The third period (Epistle to the Church of Pergamon)
This period begins with the official recognition of Christianity at the beginning of the fourth century and continues until the beginning of the seventh century. Christ dictated to the Apostle John this message: “And to the angel of the Church of Pergamum write: thus says he who has a sharp sword on both sides: I know your works, and that you live where the throne of Satan, and that you contain My name and have not renounced My faith…”(Rev.2.12-13).
For nearly three centuries no persecution could suppress Christianity. But since the time of the Emperor Constantine, a terrible menace of a different character has hung over Christianity, more dangerous than all the persecutions put together. If under pagan emperors Satan approached the Christian Church in the form of an angry lion, in the reign of Constantine he crept up to it in the form of a cunning serpent. People poured into the Church showered with Royal favors not for the sake of their religious beliefs, not for the love of Christ, but for the sake of profit. The Church began to grow quantitatively with incredible rapidity, but spiritually with the same rapidity it began to lose its power. The clergy received many privileges from the Emperor, they were showered with gold; and many of the clergy began to forget their duty to the Lord, Christianity began to be adjusted to the interests of the powerful who had joined the Church. To the Christians of such a Church the figurative words of Christ are justly addressed: “Thou livest where the throne of Satan is” (Rev.2.13). Yes, the Church allowed Satan to set up his throne. But even in such a spiritually fallen Church there were many sincerely loving Christ Ministers and ordinary believers, to whom Christ says:”…thou hast kept My name, and hast not renounced the faith.”2.13).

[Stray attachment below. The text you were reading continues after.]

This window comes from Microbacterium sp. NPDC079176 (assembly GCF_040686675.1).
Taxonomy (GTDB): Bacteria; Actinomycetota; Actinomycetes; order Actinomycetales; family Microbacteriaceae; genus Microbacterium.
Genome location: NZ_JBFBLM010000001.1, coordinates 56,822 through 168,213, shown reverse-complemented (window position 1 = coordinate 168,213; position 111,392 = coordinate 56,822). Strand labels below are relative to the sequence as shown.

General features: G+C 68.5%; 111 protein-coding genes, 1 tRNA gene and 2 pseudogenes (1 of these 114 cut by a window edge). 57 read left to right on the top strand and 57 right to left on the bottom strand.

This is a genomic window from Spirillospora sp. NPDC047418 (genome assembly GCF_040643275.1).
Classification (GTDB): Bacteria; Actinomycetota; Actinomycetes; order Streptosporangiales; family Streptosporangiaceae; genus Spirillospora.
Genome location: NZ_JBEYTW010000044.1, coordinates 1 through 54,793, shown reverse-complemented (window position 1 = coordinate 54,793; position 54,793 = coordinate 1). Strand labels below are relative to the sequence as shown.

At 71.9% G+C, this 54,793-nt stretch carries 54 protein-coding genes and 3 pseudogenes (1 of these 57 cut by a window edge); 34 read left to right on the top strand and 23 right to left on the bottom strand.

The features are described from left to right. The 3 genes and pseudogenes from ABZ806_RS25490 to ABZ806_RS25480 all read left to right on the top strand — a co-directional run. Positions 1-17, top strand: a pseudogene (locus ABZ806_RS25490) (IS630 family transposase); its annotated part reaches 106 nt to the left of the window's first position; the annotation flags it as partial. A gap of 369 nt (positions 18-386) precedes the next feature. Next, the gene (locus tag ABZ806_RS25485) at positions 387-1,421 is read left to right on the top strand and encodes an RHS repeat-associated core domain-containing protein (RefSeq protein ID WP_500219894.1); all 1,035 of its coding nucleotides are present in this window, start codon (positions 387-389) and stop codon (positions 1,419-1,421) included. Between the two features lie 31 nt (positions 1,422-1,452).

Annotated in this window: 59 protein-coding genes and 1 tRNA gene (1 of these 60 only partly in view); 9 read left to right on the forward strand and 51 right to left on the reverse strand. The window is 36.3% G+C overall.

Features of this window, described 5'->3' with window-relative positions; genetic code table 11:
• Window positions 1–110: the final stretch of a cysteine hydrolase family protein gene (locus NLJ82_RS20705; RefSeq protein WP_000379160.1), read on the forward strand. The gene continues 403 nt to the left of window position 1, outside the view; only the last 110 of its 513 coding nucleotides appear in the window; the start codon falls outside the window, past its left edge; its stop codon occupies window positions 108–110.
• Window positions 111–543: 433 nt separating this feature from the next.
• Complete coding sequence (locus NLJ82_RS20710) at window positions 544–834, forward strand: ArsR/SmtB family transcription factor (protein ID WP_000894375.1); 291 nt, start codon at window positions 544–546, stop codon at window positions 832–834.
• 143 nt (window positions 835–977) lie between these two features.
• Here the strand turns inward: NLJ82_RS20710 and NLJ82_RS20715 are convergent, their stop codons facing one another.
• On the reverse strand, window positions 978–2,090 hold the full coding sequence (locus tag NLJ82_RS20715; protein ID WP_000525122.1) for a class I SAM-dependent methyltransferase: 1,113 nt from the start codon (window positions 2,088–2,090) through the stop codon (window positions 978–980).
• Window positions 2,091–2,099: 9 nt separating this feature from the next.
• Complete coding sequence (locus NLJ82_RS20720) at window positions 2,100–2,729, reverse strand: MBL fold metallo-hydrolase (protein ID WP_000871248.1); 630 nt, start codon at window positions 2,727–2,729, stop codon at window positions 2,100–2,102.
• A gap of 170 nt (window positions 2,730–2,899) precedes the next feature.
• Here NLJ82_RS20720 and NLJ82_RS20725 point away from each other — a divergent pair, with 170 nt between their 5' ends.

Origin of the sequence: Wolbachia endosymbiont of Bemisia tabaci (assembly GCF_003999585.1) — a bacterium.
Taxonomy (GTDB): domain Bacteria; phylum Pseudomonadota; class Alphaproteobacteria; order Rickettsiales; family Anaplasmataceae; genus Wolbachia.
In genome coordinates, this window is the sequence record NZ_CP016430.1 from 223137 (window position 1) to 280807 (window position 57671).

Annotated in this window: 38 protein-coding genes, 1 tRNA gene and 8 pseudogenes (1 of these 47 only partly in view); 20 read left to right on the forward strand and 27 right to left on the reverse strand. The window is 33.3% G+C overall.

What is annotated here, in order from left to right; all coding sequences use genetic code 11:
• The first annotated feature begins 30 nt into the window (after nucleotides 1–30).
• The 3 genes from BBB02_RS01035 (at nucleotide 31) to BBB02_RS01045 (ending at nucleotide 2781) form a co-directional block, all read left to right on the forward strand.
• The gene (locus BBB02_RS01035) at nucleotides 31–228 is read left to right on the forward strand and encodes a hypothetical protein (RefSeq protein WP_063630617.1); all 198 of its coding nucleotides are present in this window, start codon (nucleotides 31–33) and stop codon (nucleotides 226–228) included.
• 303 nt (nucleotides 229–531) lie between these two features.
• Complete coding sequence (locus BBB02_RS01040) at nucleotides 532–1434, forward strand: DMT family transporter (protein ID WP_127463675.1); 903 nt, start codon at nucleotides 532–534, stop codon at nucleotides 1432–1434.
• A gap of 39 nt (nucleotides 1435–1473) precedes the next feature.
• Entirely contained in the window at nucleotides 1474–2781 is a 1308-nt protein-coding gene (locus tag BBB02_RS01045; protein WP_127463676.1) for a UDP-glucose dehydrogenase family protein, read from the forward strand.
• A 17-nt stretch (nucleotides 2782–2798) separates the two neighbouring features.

In the third period of Christianity, a number of deviations from first Christianity were made in dogmatic matters. For example, in 342 the baptism of infants was everywhere legalized; in 375 the worship of the virgin Mary, the apostles, and other great ascetics was officially recognized, in violation of the clear indication of the Word of God: “One is God, one is the mediator between God and men, the man Christ Jesus” (1 Tim.2.5). In 400, prayers for the dead (dirges, funeral services) were introduced.